Hoochi Coochi Girls, the latest production from Johara Dance Company, is a complex, evocative, and technically brilliant extravaganza, showcasing contemporary Middle Eastern dance at its best. Forget those uncomfortable, attenuated bellydancing performances you’ve seen in restaurants and nightclubs or even the polished displays of a handful of moves in music videos; Hoochi Coochi Girls mines a rich seam of dance history and treads a vast and ambitious cross-cultural terrain, challenging comprehensively the limitations imposed by the notion of an ‘authentic’ Middle Eastern dance. The show encompasses classical Egyptian, Oriental and folkloric dances in part one, through contemporary urban Hiphop, to interludes of early twentieth century cinema and music hall, to some magical nightclub fusions in the closing scenes.
Sailors and Sequins
The show is in four parts with the opening scene set in a port in Alexandria. It is a bright, cheerful good natured, dance banter - a theatrical portrait of dockside life. Awash with glitter and colour, a series of set pieces and solos tell a story of life at the social margins. We encounter women with baskets of wares to sell, women with bodies to sell, women with airs and graces to disapprove of everyone else, and a group of disreputable sailors who provide comic interludes and lewd commentary. Stunning group dances with full ‘corps-de-bellydance’ ensemble, faultlessly choreographed and performed, set the standard: a sharp and punchy Malaya Lef contrasts with the liquid elegance of the veil dances while a music-hall style hornpipe by the sailors adds variety and theatricality which shapes the entire evening.
Loss and Longing
The second part, Gypsy Life and Immigrant Love, sees a dramatic change of mood and a complete departure from the norms of bellydance. A darker, heavier atmosphere produces a series of dances that are variously spiky, angry, bored, steeped in sorrow and, finally, fist-clenchingly optimistic – that desperate hope of the brutally oppressed. The defining scene is The Factory in which a line of dancers produce and reproduce each other’s moves in sequence, imitating the monotony, relentlessness and sheer bone-shattering exhaustion of the sweatshop. Startlingly original, it choreographs boredom and resentment, an emotional territory largely untouched by dance productions and studiously avoided by bellydancers. On either side of The Factory, are two dances exploring loss, yearning, grief and confusion. Bellydance meets Flamenco Jondo in Josephine Wise’s gorgeously intense performance of ‘I long for Jerusalem,’ a passionate expression of longing traditionally sung by Spanish Jews, and, rural America meets central Baghdad in Two Kids, which portrays the lives of two Muslim children, both shut indoors away from life-threatening hostility. Performed with extraordinary tenderness and grace and by Mayelle Roger and Trish Rapley-Giles, this deceptively simple dance was both deeply touching and immensely evocative. The section ends with a ebullient Bollywood Hiphop fusion choreographed by Nuxya Nereisidos, and performed with razor-sharp precision.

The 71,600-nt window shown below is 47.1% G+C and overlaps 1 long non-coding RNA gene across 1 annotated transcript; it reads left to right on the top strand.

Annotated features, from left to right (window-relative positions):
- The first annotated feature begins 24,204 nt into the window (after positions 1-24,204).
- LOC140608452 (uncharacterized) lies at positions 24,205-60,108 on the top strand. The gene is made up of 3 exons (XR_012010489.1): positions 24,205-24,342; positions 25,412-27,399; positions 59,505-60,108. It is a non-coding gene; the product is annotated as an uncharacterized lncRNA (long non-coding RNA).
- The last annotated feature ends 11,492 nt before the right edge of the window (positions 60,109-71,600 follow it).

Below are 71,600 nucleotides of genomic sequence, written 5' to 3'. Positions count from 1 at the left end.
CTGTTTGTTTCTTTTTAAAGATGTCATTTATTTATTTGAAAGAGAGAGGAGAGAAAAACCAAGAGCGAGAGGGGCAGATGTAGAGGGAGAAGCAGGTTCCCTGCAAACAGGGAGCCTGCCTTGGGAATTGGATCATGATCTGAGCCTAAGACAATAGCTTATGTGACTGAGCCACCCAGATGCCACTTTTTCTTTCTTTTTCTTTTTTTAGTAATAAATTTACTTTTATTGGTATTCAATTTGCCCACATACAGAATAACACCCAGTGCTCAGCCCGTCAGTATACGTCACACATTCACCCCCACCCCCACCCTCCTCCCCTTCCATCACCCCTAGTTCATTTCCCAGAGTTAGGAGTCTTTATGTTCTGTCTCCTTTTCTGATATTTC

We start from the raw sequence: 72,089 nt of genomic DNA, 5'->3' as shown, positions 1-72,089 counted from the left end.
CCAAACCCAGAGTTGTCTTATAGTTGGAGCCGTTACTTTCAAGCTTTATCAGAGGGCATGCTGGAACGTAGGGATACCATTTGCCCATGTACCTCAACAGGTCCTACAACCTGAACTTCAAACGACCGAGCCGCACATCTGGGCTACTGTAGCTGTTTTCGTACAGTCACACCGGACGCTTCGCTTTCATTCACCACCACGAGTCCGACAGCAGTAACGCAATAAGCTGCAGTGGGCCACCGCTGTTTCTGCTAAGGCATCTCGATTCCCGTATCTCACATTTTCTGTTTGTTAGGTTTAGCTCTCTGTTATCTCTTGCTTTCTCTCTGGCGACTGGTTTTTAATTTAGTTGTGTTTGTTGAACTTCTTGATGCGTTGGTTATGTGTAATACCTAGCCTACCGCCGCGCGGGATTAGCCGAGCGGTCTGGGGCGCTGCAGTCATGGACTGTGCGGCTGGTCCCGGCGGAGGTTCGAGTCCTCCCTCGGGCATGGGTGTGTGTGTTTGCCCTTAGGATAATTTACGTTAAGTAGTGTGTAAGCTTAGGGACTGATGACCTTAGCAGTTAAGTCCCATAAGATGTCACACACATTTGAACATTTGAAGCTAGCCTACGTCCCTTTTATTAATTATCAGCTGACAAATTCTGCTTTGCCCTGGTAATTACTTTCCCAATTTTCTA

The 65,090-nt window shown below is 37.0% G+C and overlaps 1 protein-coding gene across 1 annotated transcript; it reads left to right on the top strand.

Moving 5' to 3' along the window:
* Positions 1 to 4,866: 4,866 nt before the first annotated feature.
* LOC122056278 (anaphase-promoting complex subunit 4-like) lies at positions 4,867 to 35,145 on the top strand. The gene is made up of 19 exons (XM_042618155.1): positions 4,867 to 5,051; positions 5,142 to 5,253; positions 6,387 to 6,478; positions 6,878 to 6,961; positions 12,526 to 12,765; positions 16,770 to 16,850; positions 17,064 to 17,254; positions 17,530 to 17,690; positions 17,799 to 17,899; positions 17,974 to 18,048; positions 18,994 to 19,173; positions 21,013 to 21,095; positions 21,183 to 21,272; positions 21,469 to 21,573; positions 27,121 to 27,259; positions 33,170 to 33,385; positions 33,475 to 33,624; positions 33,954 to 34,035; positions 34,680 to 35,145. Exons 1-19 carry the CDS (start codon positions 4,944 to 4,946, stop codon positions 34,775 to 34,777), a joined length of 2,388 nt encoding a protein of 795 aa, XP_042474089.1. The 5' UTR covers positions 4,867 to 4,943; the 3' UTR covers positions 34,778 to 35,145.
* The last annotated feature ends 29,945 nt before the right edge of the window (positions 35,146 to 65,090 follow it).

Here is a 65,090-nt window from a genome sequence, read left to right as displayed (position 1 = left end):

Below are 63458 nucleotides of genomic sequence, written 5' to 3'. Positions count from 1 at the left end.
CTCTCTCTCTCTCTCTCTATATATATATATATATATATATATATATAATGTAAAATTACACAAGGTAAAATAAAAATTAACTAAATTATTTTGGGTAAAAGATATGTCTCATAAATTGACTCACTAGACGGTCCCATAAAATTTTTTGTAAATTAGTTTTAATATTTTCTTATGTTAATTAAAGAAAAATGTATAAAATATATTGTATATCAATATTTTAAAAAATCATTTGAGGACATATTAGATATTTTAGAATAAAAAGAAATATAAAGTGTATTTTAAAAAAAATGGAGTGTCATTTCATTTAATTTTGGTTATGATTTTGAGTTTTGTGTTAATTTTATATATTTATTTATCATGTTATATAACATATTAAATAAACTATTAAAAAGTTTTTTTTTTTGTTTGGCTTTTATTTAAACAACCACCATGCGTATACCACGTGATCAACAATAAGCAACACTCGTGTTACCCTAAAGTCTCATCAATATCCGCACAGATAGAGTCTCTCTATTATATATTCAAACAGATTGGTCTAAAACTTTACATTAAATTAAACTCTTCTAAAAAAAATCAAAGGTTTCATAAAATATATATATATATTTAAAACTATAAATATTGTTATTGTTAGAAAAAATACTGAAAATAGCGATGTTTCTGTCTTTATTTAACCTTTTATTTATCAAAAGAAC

Part three, The Golden Age of the Movies, (see video of Arras performance at 1.20) is a return to classical oriental dance and costumes but now the entire performance is imbued with a golden haze of soft-focus, cinematic fantasy. It opens, in spectacular contrast to the preceding section, with a romantic, dewy-eyed performance by the whole cast, in glistening white, fairy-princess style costumes and enormous smiles. Margaret Krause’s choreography, which defines this section, captures the enchanted, dreamworld innocence of the period to perfection.
Masques and Swords
The fourth and last part, Masked Ball, performed in electric blue and pink with black masks, retrieved the accented spikiness of some of the earlier dances. The centre piece of this section was a breathtaking sequence of pure theatre which silenced the audience as ‘Kali’s Militia,’ (video at 1.47) choreographed by Gwen Booth, completely reinvented the traditional sword dance, introducing mystery, magic and fury as the dancers lined up and the swords took on the look of a terrifying, mythic beast. More fluid though no less terrifying was the moment the group circled menacingly, each dancer raising her curved sword above her head such that the blades themselves appeared to dance, rising and falling in sequence like wave, driven by their own fierce beauty. It was one of those unforgettable theatrical moments that will live in my memory forever.
What sets Hoochi Coochi Girls apart from all other bellydance shows I’ve seen, and places it in a class of its own, was the originality and scope of the choreography, the immense visual contrasts, the ambitious emotional range, and the flawless conviction with which all the dances, solos, duets and set pieces were performed. The grand finale, a mass of colour, light and splendour, drew extensively on the techniques of Sorcha Ra, Johara’s resident fire dance and poi expert and a recent addition to the company. A mix of veils, vast flaming fans, and flags, or ‘poi,’ swirled through the air, closing a truly audacious and unforgettable performance.